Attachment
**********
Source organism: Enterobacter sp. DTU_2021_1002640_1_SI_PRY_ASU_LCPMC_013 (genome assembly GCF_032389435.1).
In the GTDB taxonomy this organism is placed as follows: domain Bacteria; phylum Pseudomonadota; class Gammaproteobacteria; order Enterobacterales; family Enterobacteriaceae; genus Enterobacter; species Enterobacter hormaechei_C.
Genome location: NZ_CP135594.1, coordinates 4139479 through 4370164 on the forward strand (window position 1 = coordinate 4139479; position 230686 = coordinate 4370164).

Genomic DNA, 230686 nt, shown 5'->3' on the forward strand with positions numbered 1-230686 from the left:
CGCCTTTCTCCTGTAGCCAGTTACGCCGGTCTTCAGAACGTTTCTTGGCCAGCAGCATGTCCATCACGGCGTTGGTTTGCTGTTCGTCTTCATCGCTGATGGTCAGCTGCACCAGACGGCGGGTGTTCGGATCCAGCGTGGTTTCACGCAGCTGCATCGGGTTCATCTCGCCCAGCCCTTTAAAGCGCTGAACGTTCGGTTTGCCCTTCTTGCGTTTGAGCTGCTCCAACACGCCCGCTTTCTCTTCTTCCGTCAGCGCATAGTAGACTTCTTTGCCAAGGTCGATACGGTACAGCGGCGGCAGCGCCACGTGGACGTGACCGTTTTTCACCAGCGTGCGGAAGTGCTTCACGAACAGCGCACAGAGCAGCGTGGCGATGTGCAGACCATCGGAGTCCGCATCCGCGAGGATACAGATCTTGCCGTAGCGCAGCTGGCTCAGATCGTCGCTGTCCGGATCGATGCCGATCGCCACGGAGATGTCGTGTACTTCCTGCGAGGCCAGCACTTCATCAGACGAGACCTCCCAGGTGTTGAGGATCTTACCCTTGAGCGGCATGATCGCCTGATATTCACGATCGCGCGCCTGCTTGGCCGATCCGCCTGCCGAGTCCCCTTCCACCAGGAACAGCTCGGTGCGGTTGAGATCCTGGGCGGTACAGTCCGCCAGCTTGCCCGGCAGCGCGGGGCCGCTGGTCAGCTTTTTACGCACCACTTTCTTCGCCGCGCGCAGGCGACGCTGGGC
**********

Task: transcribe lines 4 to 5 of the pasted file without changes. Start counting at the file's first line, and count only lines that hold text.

Genomic DNA, 230686 nt, shown 5'->3' on the forward strand with positions numbered 1-230686 from the left:
CGCCTTTCTCCTGTAGCCAGTTACGCCGGTCTTCAGAACGTTTCTTGGCCAGCAGCATGTCCATCACGGCGTTGGTTTGCTGTTCGTCTTCATCGCTGATGGTCAGCTGCACCAGACGGCGGGTGTTCGGATCCAGCGTGGTTTCACGCAGCTGCATCGGGTTCATCTCGCCCAGCCCTTTAAAGCGCTGAACGTTCGGTTTGCCCTTCTTGCGTTTGAGCTGCTCCAACACGCCCGCTTTCTCTTCTTCCGTCAGCGCATAGTAGACTTCTTTGCCAAGGTCGATACGGTACAGCGGCGGCAGCGCCACGTGGACGTGACCGTTTTTCACCAGCGTGCGGAAGTGCTTCACGAACAGCGCACAGAGCAGCGTGGCGATGTGCAGACCATCGGAGTCCGCATCCGCGAGGATACAGATCTTGCCGTAGCGCAGCTGGCTCAGATCGTCGCTGTCCGGATCGATGCCGATCGCCACGGAGATGTCGTGTACTTCCTGCGAGGCCAGCACTTCATCAGACGAGACCTCCCAGGTGTTGAGGATCTTACCCTTGAGCGGCATGATCGCCTGATATTCACGATCGCGCGCCTGCTTGGCCGATCCGCCTGCCGAGTCCCCTTCCACCAGGAACAGCTCGGTGCGGTTGAGATCCTGGGCGGTACAGTCCGCCAGCTTGCCCGGCAGCGCGGGGCCGCTGGTCAGCTTTTTACGCACCACTTTCTTCGCCGCGCGCAGGCGACGCTGGGC